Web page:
Supreme Court to Rule on ACA Premium Tax Credits

Written by: Christina Merhar
Originally published on November 10, 2014. Last updated July 9, 2015.

The U.S. Supreme Court has agreed to review a challenge to the Affordable Care Act's premium tax credits, a critical aspect of the health reform law meant to help individuals and families find affordable health insurance. Supreme Court Hearings on ACA Tax Credits

On Friday, the Supreme Court announced it will review King v. Burwell, the case in which a three-judge appeals court panel in Richmond ruled unanimously that Congress intended for the premium tax credits to be available nationwide. Oral arguments will be held next year, with a ruling by June or July.

Background on the Premium Tax Credit Hearings

The legal argument is with the wording of the health care reform law that says individuals qualify for the tax credits when they buy insurance on a marketplace “established by the state.” Only 16 states set up their own state-run marketplace (see this marketplace directory), with the remaining states relying on the federally run marketplace,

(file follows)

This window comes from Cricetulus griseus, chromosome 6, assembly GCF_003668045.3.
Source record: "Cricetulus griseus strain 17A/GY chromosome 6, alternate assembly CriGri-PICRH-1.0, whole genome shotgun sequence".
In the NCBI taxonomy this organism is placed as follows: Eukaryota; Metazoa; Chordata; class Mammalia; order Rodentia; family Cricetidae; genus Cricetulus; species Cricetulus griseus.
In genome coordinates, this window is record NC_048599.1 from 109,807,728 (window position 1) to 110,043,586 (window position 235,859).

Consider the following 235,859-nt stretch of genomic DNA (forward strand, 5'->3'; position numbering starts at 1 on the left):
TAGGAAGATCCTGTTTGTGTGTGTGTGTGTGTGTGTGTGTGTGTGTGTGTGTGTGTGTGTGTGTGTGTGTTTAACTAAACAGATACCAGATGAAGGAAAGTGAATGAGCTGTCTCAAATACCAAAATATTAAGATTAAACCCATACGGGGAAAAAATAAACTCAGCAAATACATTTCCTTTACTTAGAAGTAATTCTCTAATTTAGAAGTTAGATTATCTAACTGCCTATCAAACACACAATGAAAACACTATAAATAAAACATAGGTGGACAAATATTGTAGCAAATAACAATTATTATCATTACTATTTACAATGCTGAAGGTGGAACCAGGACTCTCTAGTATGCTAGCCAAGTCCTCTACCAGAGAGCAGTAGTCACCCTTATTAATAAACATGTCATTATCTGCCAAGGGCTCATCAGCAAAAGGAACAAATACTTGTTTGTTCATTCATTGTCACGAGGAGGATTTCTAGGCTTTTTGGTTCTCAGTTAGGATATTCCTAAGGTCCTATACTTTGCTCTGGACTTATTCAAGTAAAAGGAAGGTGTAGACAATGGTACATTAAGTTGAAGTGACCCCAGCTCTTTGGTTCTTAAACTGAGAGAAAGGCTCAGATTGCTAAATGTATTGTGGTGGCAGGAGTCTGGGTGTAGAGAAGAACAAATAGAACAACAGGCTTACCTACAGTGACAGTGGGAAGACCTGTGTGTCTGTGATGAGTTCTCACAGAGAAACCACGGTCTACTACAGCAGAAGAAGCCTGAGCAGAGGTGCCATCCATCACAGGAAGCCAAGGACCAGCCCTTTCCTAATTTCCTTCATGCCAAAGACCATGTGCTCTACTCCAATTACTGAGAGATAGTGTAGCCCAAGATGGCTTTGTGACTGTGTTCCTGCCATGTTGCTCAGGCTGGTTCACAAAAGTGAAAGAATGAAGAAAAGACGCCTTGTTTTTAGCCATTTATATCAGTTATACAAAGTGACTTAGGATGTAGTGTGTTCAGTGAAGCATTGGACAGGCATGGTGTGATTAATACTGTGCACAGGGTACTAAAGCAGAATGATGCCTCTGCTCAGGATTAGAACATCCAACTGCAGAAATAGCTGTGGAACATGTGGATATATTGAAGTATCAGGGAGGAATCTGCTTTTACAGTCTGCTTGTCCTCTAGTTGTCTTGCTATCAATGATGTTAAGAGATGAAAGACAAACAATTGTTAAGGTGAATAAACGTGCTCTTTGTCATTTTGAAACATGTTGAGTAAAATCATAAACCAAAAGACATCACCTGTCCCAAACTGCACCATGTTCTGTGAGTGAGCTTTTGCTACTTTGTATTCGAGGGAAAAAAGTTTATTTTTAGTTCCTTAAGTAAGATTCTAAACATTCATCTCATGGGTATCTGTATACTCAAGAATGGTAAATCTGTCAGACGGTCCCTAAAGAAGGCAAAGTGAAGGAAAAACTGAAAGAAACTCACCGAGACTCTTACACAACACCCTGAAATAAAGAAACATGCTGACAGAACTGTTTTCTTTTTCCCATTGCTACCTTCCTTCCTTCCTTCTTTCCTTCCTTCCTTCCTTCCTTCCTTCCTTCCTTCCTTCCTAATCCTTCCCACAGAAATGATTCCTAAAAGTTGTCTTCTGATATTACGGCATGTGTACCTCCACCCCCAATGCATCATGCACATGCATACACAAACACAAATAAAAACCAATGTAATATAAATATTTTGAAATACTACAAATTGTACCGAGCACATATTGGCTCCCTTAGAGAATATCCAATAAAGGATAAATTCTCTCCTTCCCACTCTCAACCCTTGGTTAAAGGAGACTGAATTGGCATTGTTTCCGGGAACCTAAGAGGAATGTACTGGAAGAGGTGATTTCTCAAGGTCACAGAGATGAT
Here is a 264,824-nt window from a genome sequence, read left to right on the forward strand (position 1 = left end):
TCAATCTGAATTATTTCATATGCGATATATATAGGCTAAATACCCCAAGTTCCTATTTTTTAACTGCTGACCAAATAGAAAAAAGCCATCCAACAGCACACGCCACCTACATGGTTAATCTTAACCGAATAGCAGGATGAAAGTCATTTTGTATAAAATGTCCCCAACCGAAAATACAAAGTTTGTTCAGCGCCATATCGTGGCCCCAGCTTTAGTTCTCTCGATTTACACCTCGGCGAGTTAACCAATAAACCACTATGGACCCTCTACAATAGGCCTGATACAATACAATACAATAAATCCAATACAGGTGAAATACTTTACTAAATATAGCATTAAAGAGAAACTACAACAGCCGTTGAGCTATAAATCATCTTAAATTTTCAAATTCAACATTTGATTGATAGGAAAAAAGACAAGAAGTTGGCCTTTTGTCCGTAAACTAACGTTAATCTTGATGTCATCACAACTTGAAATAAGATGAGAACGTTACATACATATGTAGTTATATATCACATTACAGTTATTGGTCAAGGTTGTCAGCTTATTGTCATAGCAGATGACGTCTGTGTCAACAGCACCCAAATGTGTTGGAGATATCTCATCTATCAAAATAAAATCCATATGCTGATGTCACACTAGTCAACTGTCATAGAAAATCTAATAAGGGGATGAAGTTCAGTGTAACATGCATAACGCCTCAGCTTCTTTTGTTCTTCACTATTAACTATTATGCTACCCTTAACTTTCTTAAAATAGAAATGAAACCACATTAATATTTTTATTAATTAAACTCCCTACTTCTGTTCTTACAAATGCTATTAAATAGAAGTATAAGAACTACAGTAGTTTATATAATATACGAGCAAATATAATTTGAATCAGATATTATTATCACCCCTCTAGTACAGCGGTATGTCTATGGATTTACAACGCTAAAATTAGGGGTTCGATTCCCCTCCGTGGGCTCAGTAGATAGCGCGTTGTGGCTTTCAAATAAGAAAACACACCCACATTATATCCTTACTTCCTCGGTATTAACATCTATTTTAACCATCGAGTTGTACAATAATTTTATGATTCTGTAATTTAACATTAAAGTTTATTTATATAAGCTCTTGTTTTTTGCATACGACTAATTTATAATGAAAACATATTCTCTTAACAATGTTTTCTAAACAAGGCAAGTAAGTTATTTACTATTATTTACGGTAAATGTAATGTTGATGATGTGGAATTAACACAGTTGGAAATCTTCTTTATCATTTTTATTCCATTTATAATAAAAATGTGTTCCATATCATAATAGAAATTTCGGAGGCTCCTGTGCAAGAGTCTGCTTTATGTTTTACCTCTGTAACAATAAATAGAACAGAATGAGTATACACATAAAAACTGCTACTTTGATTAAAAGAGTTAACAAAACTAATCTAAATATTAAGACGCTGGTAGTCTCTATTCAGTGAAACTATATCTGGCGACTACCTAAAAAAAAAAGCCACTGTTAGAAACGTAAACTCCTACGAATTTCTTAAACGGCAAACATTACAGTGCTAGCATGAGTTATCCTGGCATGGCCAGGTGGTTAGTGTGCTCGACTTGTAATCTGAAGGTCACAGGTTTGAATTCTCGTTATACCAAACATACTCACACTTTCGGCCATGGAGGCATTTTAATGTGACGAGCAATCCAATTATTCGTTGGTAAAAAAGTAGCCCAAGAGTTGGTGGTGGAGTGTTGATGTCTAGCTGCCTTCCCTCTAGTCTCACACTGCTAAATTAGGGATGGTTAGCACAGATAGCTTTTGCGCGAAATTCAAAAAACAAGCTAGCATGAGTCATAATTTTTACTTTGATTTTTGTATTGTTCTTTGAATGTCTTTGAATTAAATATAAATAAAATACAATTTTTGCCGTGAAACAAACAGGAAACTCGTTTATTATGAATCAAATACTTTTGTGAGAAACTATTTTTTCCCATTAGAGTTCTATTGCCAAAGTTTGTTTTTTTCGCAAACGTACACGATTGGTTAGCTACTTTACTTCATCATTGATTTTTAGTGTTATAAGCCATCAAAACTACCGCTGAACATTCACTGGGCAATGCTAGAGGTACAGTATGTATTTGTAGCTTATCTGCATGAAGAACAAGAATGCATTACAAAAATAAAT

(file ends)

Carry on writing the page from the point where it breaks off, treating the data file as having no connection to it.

The question is: Based on this wording, should the premium tax credits only be available in states with a state-run marketplace?

Those who say "yes" argue the wording of the law limits the availability to the tax credits only to state-run marketplaces.  According to the SCOTUS Blog, that argument failed in the U.S. Court of Appeals for the Fourth Circuit, in the ruling now under review.  It was accepted in the U.S. Court of Appeals for the District of Columbia Circuit, but that ruling has now been set aside while the full D.C. Circuit reconsiders the issue.

Those who say "no" argue that the wording of the law is a drafting error; that lawmakers' intention was to offer the premium tax credits in every state, regardless of the type of marketplace.

More than 5 million Americans would be affected if the tax credits are struck down. In 2014, premium tax credits reduced monthly insurance premiums by 76% for those who qualified, with the average monthly premium decreased from $346 to $82.

See related articles on the premium tax credit rulings:

Originally published on November 10, 2014. Last updated July 9, 2015.


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